Are ACOs Really Different from HMOs?

Greg Freeman , November 27, 2013

Some providers and insurers will be able to make the ACO system work for a few years, but eventually the financial pressures will force providers to opt out and many of the ACOs will fold, Amerling predicts.

"Companies are going to jump on board and hope to make money as long as they can, but ultimately things start to play against you," he says. "The fact that in the demonstration project several of the providers who tried it lost money, that is a warning sign. When you try to apply this generally it's going to be a money loser."

Even aside from the cost concerns, Amerling has no faith in the ACO model to improve quality of care. Seriously ill patients will still need care that keeps them from falling through the cracks and costing more than necessary down the line, he says.

"Nothing does a better job at that than a fee-for-service model," he says. "When I have a patient with unstable angina, I can get them cath-ed the same day. When that mechanism is not available in an ACO, we're going to be delivering late and untimely care, which is inevitably worse and more expensive."

Amerling recalls the recent effort to decrease costs for dialysis by bundling the costly hormone erythropoietin (EPO) into the reimbursement. For that reason, and because of clinical data supporting the reduction of EPO, dialysis providers started using less of the medication.

"So they were getting somewhat of a windfall until the government caught wind and wanted to cut the reimbursement for the bundled rate," he says. "It's the same sort of thing with ACOs. They're going to give a bundled payment to cover everything, creating a huge incentive to get only healthy people. When that cuts costs for that type of treatment, the government will say it only makes sense to lower the reimbursement."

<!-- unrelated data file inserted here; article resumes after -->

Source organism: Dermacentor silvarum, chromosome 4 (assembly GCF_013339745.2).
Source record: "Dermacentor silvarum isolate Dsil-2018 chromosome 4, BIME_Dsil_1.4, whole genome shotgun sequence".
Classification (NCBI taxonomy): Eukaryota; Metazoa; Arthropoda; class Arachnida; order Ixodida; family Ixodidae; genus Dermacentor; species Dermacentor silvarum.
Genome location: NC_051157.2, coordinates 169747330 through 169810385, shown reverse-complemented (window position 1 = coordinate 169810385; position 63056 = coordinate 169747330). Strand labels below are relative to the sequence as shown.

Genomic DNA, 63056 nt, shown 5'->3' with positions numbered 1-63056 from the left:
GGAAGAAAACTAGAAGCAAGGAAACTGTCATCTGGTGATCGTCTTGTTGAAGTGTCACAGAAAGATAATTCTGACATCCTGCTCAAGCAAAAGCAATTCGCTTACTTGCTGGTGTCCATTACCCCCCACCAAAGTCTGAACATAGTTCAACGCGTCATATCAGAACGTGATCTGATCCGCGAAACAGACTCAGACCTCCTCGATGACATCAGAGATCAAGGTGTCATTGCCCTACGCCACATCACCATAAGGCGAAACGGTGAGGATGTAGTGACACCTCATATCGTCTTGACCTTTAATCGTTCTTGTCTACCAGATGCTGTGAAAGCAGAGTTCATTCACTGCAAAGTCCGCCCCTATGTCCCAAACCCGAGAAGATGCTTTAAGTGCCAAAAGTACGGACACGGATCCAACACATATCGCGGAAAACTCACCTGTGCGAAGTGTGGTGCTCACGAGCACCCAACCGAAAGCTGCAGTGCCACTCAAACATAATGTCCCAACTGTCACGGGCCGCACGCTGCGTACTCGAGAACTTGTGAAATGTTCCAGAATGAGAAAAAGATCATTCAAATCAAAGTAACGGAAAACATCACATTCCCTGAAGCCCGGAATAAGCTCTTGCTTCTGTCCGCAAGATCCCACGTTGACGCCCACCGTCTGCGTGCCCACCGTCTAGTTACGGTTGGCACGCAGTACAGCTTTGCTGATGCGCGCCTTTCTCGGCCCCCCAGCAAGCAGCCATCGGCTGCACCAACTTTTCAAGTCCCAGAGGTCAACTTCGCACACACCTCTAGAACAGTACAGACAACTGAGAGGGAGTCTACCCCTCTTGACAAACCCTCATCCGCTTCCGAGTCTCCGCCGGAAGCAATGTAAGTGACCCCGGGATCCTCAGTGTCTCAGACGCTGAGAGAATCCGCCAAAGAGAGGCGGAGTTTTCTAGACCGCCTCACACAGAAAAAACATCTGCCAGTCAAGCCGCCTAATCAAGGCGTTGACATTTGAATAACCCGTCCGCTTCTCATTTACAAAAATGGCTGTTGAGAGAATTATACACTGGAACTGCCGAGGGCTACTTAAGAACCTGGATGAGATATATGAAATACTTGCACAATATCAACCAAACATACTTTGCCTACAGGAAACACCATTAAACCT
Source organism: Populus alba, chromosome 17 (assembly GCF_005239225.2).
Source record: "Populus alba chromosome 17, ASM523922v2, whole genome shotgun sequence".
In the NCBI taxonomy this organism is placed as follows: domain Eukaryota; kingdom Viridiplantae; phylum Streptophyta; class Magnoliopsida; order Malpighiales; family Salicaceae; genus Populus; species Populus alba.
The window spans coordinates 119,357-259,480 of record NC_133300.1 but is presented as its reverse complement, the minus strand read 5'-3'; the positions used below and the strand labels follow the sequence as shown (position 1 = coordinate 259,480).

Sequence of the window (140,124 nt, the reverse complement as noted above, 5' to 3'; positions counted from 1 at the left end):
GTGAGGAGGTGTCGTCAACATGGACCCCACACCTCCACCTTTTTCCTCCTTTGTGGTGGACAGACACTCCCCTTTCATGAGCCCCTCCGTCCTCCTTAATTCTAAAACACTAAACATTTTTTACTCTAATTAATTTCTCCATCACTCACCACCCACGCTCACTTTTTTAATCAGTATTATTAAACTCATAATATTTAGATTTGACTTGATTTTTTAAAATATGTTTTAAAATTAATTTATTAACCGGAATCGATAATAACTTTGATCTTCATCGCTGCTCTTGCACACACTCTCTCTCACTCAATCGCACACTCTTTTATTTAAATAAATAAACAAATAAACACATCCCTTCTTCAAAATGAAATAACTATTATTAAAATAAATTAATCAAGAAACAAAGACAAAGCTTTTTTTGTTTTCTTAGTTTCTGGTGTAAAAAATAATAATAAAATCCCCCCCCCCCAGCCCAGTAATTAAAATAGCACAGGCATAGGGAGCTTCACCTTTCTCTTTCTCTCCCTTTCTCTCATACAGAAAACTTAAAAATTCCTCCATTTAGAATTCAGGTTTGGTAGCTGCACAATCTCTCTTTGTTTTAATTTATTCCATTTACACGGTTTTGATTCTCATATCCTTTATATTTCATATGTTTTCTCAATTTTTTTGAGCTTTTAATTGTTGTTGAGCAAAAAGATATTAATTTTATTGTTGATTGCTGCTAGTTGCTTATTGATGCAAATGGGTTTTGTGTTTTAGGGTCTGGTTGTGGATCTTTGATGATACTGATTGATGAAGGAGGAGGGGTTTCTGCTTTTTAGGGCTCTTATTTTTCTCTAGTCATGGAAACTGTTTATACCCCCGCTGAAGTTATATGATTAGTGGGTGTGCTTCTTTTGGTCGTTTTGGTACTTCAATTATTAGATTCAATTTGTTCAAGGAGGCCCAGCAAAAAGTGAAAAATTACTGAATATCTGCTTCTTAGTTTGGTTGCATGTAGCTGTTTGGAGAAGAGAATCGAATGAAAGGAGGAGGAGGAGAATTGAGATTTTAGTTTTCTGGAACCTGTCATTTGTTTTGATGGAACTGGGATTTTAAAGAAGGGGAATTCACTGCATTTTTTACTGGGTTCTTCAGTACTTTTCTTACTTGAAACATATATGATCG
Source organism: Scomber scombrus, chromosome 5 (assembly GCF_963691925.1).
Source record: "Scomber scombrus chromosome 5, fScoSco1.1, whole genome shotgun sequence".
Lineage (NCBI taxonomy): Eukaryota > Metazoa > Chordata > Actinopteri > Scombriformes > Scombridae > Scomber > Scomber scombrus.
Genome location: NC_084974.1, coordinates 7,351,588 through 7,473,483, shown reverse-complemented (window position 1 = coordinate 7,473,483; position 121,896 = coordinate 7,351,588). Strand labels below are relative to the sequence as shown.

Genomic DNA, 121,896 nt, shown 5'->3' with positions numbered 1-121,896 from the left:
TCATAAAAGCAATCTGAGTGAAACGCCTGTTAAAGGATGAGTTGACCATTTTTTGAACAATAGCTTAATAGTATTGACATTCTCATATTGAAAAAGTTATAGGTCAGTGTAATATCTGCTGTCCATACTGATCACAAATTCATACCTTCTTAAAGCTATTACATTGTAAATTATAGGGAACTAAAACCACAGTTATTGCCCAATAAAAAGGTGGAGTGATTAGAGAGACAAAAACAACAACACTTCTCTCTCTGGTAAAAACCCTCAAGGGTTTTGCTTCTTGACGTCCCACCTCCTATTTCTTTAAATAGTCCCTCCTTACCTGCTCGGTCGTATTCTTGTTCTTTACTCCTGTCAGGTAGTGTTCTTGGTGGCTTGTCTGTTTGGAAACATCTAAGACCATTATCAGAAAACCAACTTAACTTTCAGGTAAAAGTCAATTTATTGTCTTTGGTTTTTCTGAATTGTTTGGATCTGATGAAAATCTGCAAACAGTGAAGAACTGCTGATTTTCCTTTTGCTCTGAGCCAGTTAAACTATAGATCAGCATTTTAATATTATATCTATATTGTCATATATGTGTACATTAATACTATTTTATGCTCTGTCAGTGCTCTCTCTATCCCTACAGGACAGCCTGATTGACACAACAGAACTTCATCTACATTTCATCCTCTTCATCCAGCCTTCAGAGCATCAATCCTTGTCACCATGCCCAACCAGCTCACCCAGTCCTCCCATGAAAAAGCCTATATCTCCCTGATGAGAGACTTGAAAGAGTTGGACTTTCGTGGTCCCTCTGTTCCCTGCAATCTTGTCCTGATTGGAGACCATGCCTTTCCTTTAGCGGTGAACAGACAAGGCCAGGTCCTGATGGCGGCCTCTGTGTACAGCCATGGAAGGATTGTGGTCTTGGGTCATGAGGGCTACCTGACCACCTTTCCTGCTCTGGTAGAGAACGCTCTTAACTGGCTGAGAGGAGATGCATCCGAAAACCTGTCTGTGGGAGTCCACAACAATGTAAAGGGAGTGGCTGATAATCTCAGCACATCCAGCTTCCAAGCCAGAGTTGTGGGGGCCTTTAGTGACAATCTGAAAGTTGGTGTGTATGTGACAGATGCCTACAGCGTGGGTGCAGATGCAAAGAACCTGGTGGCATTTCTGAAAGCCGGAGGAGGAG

The bottom line for physicians, Amerling says, is that they will not be able to increase revenue by doing a better job.

"They are essentially going to be salaried in a lot of these organizations, and they will have the incentive to do the minimum rather than the maximum," he says. "There's nothing in it for them to go the extra mile. They are going to be squeezed by the administrative staff at these ACOs, and there are going to be a lot of administrators necessary to run these things."

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1 comments on "Are ACOs Really Different from HMOs?"

Robert Burden (12/2/2013 at 12:11 PM)
This is exactly what I would expect someone in his position to say. He needs to look around a bit more. There are ACO like organizations that work on a very different model than the one he discribes and are patient focused. There is more than enough waste and abuse in the system that can be better used in turn to provide all the needed care and still save this nation significant money and improve our health status at the same time. Seems like a very self-serving and uneducated article.




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